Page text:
Addressing management issues

June 1, 2003
Edited by Christopher S. Frings PhD, CSPEffective use of voice mail and a supervisors wife giving orders to other lab techsEffective use of voice mailQ:
I am covered up with voice mail.
Please give me some tips on how to manage voice mail effectively.
A:According to Marti Bailey, I
suggest you inventory the final disposition of all your voice mails for a one-week period. I would expect that at least some of these are being forwarded to other staff members for handling. Consider having this group of calls redirected to the specific person who will be handling them. I have found that serving simply as a middleman provides little value to anyone and wastes a lot of time to boot.
If you are inundated with voice mails, your first action plan should be to delegate more. Also consider whether you are making the best use of other forms of communication. How available are you to speak to directly? Do you receive phone messages because you are difficult to meet with informally? Perhaps you need to establish a regular schedule of open-door time.
Ms. Bailey adds, I have found that e-mail has replaced a lot of my voice mail. Although e-mails can also be overwhelming, efficiencies to be gained are that messages do not have to be transcribed and can be reviewed when it suits you, and replying is easy. Consider suggesting to some of your regular callers that they contact you by e-mail instead of voice mail, whenever possible.Alton Sturtevant advises, Voice mail should be handled just like written mail. Identify those calls that require a response, then prioritize the response into immediate or later. Throw away the junk calls just like you throw away your junk written mail. I try to be responsive to my voice mail right on the phone, but it must not distract me to the detriment of my other duties and priorities. I schedule phone time among all of my duties. I do take time during the day to set my phone to send calls to voice mail if I need to be uninterrupted when focusing on projects or during meetings. This prevents unscheduled interruptions. I do, however, provide the operator and my direct reports with alternative ways to get in touch with me for urgent needs during these times.Dr. Sturtevant adds, I also try to remember to forward my phone to voice mail whenever I leave the office for longer than a few minutes, so that callers will not be inconvenienced with too many rings before voice mail picks up. I change my phone message when I am out of the building for more than a couple of hours to inform the caller that it may be longer than usual before I respond to the call. This same advice applies to e-mail, which tends to be more voluminous than voice mail.Larry Crolla recommends, Do not save voice mail unless you have to. Take notes on the calls and delete them. Answer them, if necessary, after you have had time to come up with a sound answer.Bottom line. Immediately delete voice mail messages that you do not need to answer. Save only those that require a reply. Encourage those who report to you to use e-mail rather than voice mail when appropriate. E-mail is easier to manage than voice mail for most of us. If you are receiving too many voice mails from those reporting to you, there may be a delegation issue that you need to address. Voice mail, when used correctly, is a great communication tool.Supervisors wife giving orders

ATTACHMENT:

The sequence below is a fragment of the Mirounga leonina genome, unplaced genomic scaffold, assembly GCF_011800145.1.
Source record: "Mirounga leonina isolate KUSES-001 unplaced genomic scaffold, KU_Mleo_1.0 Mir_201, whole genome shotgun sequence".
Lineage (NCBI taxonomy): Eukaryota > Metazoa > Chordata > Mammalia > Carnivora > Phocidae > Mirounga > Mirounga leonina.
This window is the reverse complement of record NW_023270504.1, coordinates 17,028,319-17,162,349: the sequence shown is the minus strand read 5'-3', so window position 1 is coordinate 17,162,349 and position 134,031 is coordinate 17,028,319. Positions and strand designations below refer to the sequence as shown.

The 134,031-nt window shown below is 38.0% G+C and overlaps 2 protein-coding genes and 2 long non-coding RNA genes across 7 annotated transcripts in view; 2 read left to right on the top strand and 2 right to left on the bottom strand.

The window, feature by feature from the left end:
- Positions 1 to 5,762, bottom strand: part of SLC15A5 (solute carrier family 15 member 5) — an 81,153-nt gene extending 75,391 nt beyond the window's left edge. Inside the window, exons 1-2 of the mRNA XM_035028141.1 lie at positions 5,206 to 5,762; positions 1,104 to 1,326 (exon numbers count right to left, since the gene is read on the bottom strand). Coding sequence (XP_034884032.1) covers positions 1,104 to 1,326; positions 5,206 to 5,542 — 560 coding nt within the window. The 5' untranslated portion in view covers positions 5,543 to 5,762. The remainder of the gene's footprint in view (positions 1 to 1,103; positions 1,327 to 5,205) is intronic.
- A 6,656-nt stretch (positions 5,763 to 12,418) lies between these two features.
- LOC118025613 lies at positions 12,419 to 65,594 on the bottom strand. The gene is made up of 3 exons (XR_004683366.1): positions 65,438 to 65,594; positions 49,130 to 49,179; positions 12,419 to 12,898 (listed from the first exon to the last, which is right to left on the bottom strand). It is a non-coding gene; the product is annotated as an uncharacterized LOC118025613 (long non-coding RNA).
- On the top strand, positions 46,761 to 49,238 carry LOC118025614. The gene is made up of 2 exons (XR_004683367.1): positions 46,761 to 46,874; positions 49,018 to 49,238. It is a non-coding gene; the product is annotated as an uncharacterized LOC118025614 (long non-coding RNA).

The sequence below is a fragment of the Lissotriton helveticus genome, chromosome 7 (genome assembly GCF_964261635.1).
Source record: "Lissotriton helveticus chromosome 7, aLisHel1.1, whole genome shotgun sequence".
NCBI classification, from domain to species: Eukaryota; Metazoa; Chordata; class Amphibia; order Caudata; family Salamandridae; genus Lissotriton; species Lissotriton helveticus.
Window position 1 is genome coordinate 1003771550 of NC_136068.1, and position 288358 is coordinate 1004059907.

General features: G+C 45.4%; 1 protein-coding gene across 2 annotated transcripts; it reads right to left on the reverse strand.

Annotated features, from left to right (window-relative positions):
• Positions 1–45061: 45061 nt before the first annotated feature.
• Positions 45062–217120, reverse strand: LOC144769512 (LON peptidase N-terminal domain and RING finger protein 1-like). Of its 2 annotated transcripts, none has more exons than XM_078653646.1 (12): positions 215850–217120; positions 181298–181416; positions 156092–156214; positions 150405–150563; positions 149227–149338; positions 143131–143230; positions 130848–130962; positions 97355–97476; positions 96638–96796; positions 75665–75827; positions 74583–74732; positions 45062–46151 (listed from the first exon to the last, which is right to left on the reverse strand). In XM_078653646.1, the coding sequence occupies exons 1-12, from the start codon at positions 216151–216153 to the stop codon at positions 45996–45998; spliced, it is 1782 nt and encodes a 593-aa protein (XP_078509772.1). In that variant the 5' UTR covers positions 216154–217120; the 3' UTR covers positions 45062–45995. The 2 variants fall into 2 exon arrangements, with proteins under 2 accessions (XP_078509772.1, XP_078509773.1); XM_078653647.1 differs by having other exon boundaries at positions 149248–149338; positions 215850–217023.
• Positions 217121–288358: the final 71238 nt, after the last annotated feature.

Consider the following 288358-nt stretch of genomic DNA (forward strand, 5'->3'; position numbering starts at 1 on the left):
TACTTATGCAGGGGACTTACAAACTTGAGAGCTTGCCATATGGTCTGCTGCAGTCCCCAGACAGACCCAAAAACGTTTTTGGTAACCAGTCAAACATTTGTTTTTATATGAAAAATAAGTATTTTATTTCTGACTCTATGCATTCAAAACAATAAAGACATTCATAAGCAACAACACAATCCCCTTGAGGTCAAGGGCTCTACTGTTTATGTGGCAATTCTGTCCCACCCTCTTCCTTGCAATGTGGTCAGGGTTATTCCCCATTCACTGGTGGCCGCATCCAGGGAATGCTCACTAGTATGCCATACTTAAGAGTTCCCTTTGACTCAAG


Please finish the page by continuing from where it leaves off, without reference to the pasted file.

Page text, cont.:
to other lab techs
I work in a small rural 50-bed hospital where my co-workers and I have been subjected to a very uncomfortable situation. Our supervisor had an affair with one of our techs around the time he was married about two years ago. The supervisors wife/coworker criticizes the rest of the techs work and bosses them around. If we disagree with her or tell her we are too busy, she goes to our supervisor (her husband) and he tells us to do what she says.
We have tried talking to our supervisor, but it gets us in more trouble. We even approached our supervisors boss, who is the Director of Nursing. She said that we should not come to her, that we did not follow the chain of command, and that all problems in the lab are to be handled by our supervisor. The administrative staff seems to be in full support of our supervisor and his wife. They attend administration functions together, as well as dining out with the administrator.There are no other jobs in our area, and the three closest labs are owned by the same corporation and have little turnover. We have now lost two techs that had been here 10+ years, and the rest have been searching for new jobs. We feel we deserve a professional work environment. What, if anything, can we do?A:Alton Sturtevant advises, If you feel as strongly about